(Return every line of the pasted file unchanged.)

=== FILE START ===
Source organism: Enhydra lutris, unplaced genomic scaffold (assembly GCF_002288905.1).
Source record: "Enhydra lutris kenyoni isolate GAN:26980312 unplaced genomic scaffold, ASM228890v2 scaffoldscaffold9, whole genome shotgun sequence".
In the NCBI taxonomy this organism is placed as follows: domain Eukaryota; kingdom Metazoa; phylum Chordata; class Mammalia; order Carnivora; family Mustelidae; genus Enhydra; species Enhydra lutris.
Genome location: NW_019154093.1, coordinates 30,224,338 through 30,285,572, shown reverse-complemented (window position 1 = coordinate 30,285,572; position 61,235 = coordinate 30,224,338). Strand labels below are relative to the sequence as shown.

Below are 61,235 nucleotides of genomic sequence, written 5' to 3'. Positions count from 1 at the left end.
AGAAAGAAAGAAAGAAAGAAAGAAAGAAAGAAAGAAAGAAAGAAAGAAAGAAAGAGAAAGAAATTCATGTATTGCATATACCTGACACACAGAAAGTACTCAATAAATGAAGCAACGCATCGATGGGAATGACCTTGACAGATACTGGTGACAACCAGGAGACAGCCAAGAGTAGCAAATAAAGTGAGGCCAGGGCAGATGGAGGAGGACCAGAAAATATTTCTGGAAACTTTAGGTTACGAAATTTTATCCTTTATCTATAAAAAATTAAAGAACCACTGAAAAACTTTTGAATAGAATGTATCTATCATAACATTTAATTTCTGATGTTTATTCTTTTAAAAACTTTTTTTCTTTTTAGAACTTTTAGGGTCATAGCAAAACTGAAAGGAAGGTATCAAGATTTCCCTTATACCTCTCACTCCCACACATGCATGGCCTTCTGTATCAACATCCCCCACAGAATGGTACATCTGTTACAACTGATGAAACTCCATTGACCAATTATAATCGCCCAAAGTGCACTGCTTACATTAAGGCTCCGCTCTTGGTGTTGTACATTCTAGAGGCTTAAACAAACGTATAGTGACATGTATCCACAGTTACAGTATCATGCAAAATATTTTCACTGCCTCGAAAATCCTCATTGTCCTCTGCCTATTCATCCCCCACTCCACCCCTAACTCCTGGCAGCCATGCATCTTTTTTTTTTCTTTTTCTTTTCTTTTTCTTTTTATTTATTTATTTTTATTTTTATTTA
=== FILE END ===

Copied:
Source organism: Enhydra lutris, unplaced genomic scaffold (assembly GCF_002288905.1).
Source record: "Enhydra lutris kenyoni isolate GAN:26980312 unplaced genomic scaffold, ASM228890v2 scaffoldscaffold9, whole genome shotgun sequence".
In the NCBI taxonomy this organism is placed as follows: domain Eukaryota; kingdom Metazoa; phylum Chordata; class Mammalia; order Carnivora; family Mustelidae; genus Enhydra; species Enhydra lutris.
Genome location: NW_019154093.1, coordinates 30,224,338 through 30,285,572, shown reverse-complemented (window position 1 = coordinate 30,285,572; position 61,235 = coordinate 30,224,338). Strand labels below are relative to the sequence as shown.

Below are 61,235 nucleotides of genomic sequence, written 5' to 3'. Positions count from 1 at the left end.
AGAAAGAAAGAAAGAAAGAAAGAAAGAAAGAAAGAAAGAAAGAAAGAAAGAAAGAGAAAGAAATTCATGTATTGCATATACCTGACACACAGAAAGTACTCAATAAATGAAGCAACGCATCGATGGGAATGACCTTGACAGATACTGGTGACAACCAGGAGACAGCCAAGAGTAGCAAATAAAGTGAGGCCAGGGCAGATGGAGGAGGACCAGAAAATATTTCTGGAAACTTTAGGTTACGAAATTTTATCCTTTATCTATAAAAAATTAAAGAACCACTGAAAAACTTTTGAATAGAATGTATCTATCATAACATTTAATTTCTGATGTTTATTCTTTTAAAAACTTTTTTTCTTTTTAGAACTTTTAGGGTCATAGCAAAACTGAAAGGAAGGTATCAAGATTTCCCTTATACCTCTCACTCCCACACATGCATGGCCTTCTGTATCAACATCCCCCACAGAATGGTACATCTGTTACAACTGATGAAACTCCATTGACCAATTATAATCGCCCAAAGTGCACTGCTTACATTAAGGCTCCGCTCTTGGTGTTGTACATTCTAGAGGCTTAAACAAACGTATAGTGACATGTATCCACAGTTACAGTATCATGCAAAATATTTTCACTGCCTCGAAAATCCTCATTGTCCTCTGCCTATTCATCCCCCACTCCACCCCTAACTCCTGGCAGCCATGCATCTTTTTTTTTTCTTTTTCTTTTCTTTTTCTTTTTATTTATTTATTTTTATTTTTATTTA